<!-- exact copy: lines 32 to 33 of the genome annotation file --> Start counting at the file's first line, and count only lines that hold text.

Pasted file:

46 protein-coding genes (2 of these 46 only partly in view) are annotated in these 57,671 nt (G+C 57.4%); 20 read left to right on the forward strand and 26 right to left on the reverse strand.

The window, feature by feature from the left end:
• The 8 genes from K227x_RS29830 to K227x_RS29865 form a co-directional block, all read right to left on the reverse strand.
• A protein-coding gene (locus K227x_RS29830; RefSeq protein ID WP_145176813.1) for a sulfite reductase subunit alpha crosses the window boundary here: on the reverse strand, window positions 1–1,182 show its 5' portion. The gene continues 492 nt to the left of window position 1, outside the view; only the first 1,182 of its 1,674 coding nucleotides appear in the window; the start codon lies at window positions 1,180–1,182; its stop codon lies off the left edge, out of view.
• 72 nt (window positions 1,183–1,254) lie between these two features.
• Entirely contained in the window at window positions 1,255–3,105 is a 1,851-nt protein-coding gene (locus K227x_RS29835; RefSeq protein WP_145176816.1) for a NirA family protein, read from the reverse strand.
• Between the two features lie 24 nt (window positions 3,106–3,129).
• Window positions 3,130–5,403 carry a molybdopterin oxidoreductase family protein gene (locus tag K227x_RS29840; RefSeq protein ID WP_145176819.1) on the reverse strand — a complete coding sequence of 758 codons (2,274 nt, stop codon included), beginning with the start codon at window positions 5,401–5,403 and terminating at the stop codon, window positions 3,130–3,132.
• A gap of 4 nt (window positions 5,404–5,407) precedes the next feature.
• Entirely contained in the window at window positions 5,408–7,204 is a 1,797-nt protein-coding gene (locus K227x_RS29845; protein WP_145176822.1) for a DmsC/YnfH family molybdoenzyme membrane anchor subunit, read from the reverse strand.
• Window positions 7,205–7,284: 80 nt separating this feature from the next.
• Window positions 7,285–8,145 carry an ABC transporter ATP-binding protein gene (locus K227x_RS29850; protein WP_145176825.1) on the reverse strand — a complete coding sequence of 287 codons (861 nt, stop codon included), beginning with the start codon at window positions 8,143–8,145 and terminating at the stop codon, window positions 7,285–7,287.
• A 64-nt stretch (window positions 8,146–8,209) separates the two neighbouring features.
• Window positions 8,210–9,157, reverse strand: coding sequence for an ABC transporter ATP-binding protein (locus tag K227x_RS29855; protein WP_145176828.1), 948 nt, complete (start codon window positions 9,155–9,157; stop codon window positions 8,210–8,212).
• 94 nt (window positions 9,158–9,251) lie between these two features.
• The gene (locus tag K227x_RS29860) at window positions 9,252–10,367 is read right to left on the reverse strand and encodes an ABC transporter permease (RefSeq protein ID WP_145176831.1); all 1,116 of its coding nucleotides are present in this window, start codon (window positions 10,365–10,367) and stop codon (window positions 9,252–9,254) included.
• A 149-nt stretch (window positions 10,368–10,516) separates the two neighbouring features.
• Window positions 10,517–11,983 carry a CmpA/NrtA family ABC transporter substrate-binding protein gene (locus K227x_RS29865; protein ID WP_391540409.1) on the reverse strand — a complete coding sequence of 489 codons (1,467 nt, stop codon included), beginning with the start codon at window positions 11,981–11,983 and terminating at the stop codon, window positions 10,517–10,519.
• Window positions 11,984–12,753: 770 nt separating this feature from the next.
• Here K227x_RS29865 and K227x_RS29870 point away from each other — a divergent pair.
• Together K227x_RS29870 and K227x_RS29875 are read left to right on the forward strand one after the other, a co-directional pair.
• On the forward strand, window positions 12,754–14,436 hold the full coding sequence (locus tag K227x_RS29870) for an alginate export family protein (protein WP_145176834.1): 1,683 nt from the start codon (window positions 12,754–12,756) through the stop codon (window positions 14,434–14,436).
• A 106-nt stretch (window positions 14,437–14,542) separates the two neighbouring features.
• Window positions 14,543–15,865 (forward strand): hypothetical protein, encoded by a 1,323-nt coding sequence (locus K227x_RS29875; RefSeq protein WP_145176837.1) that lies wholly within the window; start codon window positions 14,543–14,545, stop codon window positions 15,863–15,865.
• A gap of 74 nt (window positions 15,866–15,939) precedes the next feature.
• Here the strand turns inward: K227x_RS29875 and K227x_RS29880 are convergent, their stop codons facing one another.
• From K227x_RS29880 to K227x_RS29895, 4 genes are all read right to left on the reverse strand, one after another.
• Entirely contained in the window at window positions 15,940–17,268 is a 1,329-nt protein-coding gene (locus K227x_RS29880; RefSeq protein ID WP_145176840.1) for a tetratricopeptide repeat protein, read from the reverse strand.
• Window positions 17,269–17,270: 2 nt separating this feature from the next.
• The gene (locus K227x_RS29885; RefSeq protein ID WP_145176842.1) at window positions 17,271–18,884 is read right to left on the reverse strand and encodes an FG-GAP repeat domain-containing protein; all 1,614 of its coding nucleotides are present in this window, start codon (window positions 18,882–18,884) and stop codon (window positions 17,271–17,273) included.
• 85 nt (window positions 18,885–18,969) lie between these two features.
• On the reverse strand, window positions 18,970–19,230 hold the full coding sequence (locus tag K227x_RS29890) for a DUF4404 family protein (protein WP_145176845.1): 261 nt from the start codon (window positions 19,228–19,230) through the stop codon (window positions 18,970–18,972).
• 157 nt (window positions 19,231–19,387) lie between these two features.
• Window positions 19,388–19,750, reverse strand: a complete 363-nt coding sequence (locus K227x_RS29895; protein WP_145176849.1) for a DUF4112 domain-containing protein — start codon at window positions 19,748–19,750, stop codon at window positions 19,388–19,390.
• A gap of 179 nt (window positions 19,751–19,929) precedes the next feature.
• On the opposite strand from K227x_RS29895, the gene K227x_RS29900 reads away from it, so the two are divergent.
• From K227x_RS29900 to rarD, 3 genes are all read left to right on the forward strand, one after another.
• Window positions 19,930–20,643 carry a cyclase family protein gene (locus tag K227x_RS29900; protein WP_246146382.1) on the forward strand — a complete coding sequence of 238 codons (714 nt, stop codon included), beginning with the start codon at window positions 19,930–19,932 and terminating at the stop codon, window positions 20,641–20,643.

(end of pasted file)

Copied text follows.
• On the reverse strand, window positions 18,970–19,230 hold the full coding sequence (locus tag K227x_RS29890) for a DUF4404 family protein (protein WP_145176845.1): 261 nt from the start codon (window positions 19,228–19,230) through the stop codon (window positions 18,970–18,972).
• 157 nt (window positions 19,231–19,387) lie between these two features.